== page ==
I’m a Microbiologist—and This Is the Only Way to Clean Your Underwear

Updated: May 20, 2024

Over the years, scientists have found that one tip can help make sure your underwear are really as clean as you want to believe they are.

WAY-Too-Many-People-Don’t-Wash-Their-Underwear—And-Other-Gross-Things-People-Don’t-CleanAnnette Shaff/shutterstock

Laundry might feel endless—but it’s always so satisfying to fold a load and tuck it away inside the drawer. Except, there’s something you probably don’t know about your clean clothes: it’s possible they’re actually not that clean. Over the years, scientists have found that the average pair of clean underwear still contains about 0.1 grams of feces. And, if that’s unappealing, consider one classic study in the Journal of Infection that was led by Charles Gerba, PhD, a microbiology professor at the University of Arizona. Dr. Gerba’s team found that a “clean” pair of underwear could hold up to 10 grams of that very stuff you wanted to wash out of it.

One tip, say microbiology experts like Dr. Gerba: if you aren’t already doing your laundry in hot water, it might be time to start. Cold water is “designed to get clothing clean, but not eliminate microorganisms,” Dr. Gerba says. Anything below a hot cycle of 140 degrees Fahrenheit won’t do much against bacteria.

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Or, say you try to avoid using hot water because it makes your clothes shrink or fade. Dr. Gerba suggests in that case, try using an activated oxygen bleach detergent like OxiClean or Clorox 2 can sanitize your clothes.

These two laundry tips don’t just affect your undies. Without hot water and bleach, bacteria from your underwear can spread to other clothes in the wash, too. Unloading that “clean” laundry into the dryer also gets bacteria on your hands, which means you could spread it to other fabrics or even up your risk of infection by spreading the bacteria to everything you touch.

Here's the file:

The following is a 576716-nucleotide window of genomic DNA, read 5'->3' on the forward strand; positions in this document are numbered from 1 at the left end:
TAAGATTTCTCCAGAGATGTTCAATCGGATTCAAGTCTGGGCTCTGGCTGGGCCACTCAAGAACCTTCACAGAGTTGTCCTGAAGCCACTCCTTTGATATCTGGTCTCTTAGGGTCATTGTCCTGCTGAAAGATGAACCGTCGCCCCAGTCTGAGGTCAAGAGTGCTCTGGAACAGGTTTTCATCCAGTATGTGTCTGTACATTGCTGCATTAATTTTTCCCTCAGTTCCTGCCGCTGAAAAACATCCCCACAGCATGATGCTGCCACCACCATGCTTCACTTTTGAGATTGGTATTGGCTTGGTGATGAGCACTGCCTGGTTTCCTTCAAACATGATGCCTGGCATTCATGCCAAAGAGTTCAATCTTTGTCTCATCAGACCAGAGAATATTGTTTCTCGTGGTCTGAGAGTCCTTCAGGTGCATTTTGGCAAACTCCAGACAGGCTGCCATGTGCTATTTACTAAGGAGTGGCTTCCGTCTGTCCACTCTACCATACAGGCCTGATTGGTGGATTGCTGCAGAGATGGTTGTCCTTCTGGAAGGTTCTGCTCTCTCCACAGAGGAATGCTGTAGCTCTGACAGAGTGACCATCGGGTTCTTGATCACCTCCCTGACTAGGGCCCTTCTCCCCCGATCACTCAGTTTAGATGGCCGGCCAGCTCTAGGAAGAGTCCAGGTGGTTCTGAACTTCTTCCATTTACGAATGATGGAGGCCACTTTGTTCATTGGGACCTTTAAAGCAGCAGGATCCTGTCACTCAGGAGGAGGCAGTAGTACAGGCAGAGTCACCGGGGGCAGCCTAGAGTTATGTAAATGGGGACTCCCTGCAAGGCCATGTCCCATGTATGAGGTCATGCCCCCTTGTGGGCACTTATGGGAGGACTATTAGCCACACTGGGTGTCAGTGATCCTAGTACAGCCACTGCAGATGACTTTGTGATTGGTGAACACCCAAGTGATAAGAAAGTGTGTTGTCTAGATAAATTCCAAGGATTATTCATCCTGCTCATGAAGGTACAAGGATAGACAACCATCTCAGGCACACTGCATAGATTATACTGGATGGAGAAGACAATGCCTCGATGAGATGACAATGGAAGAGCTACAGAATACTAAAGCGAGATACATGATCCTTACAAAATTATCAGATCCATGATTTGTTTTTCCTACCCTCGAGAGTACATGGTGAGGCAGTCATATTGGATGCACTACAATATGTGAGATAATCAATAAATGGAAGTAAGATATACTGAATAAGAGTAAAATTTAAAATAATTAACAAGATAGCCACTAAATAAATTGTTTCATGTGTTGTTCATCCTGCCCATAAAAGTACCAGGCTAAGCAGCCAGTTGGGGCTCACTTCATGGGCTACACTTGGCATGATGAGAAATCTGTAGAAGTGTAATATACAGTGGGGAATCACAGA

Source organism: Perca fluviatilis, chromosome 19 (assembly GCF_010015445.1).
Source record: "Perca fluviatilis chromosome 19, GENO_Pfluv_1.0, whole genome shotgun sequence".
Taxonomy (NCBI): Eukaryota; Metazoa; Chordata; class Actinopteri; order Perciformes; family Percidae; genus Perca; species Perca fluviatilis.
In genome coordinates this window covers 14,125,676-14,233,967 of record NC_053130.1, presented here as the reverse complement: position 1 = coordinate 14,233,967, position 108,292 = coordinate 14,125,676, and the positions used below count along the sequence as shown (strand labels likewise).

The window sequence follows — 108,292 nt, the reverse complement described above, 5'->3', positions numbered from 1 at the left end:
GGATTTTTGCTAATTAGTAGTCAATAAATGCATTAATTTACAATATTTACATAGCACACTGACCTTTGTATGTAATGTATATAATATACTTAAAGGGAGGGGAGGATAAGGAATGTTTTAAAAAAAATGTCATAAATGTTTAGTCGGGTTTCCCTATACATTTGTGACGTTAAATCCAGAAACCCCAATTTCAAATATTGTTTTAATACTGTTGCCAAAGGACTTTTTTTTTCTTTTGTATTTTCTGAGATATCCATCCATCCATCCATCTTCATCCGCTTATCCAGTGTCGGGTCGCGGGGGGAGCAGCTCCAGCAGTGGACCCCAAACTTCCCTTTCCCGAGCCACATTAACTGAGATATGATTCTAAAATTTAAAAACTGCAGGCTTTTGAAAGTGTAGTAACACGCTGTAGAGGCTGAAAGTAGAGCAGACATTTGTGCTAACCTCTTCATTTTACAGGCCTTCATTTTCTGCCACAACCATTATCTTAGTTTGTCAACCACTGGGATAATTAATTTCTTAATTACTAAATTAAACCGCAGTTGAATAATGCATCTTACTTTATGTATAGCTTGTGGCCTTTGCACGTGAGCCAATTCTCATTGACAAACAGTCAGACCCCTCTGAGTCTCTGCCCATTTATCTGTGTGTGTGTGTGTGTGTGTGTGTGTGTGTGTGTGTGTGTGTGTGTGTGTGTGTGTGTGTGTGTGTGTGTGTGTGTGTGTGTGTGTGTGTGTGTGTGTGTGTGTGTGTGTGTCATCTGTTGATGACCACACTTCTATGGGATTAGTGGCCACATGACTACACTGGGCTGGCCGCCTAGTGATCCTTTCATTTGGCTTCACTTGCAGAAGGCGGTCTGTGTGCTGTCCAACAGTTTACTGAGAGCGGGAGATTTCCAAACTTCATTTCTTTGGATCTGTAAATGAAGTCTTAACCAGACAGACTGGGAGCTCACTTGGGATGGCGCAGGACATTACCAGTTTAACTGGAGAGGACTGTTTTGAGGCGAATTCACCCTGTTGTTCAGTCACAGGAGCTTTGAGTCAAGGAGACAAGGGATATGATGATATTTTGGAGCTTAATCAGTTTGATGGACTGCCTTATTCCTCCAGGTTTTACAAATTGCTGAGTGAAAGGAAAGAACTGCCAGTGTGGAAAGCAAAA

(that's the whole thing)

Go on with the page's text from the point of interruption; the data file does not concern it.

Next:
So, says Dr. Gerba, one last tip? Keep your underwear separate from the rest of your laundry to avoid spreading the germs throughout your wardrobe, sheets, and other washables.

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Even those best practices might not get rid of bacteria completely, though, because those germs don’t just disappear after your clothes have been in the laundry. Some of that bacteria—including E. coli—stick around in the machine after the cycle is over, says Dr. Gerba. Washing your underwear last will keep that away from your other loads, but you should clean the machine itself by running an empty cycle after every underwear load. “Give the washing machine a mouthwash by running bleach through it and killing bacteria left,” he says. Read How to Clean Your Washing Machine from our team at Reader’s Digest

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